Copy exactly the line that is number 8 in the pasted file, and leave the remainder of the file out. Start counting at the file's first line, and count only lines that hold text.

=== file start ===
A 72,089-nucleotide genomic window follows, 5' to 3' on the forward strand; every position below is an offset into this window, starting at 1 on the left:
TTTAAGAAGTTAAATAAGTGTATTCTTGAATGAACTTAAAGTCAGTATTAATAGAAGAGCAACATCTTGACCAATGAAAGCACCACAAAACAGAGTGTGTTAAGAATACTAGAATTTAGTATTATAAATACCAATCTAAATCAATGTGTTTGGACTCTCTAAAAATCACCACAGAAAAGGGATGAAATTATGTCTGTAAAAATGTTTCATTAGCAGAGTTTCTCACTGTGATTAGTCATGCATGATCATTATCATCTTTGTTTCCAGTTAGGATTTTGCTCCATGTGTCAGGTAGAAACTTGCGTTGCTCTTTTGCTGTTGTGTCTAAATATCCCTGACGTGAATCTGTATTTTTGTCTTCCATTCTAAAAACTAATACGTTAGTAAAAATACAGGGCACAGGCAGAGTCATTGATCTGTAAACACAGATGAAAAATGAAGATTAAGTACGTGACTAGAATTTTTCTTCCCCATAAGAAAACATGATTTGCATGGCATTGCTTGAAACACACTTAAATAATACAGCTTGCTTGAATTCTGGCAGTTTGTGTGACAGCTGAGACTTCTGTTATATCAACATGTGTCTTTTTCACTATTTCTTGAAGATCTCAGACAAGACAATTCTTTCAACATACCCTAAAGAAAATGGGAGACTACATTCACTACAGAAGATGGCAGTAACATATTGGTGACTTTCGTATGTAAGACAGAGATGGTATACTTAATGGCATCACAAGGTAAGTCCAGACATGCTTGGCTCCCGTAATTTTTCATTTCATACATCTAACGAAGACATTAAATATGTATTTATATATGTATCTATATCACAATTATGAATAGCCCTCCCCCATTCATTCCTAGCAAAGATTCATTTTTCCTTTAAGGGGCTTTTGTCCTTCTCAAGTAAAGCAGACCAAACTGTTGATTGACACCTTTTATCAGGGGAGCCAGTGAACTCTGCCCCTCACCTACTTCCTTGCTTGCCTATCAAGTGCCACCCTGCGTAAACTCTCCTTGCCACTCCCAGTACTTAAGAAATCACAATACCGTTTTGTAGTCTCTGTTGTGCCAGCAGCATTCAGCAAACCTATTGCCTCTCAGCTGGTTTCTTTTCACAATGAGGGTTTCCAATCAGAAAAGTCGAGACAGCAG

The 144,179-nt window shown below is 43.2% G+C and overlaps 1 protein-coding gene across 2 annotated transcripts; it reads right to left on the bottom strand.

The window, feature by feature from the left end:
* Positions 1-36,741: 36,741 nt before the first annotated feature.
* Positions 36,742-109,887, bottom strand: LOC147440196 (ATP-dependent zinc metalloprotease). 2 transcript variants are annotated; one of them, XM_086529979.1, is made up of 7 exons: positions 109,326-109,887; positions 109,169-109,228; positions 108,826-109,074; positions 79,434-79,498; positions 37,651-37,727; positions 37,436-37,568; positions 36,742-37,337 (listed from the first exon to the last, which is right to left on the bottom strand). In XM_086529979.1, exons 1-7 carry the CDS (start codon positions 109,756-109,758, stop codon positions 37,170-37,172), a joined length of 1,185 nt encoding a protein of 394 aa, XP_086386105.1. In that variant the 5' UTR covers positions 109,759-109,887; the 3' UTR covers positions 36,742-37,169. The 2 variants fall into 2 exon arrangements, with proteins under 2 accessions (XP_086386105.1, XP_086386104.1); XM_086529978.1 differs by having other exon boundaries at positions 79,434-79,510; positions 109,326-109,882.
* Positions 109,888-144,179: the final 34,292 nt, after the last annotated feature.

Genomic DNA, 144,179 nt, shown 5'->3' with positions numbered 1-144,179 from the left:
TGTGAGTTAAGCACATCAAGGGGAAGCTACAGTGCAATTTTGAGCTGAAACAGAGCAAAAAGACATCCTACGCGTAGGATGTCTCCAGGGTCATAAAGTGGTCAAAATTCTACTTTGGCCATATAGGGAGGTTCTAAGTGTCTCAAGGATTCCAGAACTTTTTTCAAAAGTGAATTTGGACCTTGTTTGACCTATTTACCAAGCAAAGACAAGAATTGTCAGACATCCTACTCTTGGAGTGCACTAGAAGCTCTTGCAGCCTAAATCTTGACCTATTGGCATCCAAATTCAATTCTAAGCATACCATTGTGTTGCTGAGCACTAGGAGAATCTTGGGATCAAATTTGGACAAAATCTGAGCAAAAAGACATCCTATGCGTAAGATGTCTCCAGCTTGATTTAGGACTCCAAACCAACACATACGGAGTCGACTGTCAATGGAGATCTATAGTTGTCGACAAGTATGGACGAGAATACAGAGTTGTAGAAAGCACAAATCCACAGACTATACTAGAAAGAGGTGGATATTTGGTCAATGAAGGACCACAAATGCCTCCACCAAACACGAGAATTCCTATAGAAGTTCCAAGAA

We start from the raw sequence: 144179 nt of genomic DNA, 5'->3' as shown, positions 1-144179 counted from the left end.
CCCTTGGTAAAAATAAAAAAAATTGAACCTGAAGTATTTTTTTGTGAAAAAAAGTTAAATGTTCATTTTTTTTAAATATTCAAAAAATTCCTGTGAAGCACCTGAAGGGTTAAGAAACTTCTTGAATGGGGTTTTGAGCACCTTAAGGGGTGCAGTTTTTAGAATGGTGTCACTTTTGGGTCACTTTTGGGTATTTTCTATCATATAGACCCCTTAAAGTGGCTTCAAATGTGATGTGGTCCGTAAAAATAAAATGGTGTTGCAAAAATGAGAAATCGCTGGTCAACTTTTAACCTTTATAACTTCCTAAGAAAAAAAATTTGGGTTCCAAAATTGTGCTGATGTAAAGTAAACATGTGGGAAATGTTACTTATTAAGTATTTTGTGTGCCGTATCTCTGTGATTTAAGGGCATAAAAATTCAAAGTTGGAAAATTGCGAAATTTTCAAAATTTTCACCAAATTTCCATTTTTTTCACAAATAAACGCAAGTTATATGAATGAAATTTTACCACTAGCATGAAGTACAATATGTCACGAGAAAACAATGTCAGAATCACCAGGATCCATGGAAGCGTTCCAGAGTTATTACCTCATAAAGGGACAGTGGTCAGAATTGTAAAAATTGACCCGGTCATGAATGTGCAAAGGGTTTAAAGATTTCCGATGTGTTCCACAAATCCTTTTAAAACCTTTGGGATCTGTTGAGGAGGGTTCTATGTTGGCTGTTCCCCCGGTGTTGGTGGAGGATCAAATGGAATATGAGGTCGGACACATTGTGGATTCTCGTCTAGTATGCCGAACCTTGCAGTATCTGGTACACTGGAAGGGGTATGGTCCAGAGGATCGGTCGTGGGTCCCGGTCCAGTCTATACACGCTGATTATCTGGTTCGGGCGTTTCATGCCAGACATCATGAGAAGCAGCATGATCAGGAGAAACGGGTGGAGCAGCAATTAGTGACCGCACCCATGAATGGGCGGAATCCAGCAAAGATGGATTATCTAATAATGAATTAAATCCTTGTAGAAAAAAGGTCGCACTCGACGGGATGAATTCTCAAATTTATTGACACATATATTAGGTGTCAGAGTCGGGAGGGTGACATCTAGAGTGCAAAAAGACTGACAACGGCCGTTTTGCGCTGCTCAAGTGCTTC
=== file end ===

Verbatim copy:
Genomic DNA, 144,179 nt, shown 5'->3' with positions numbered 1-144,179 from the left: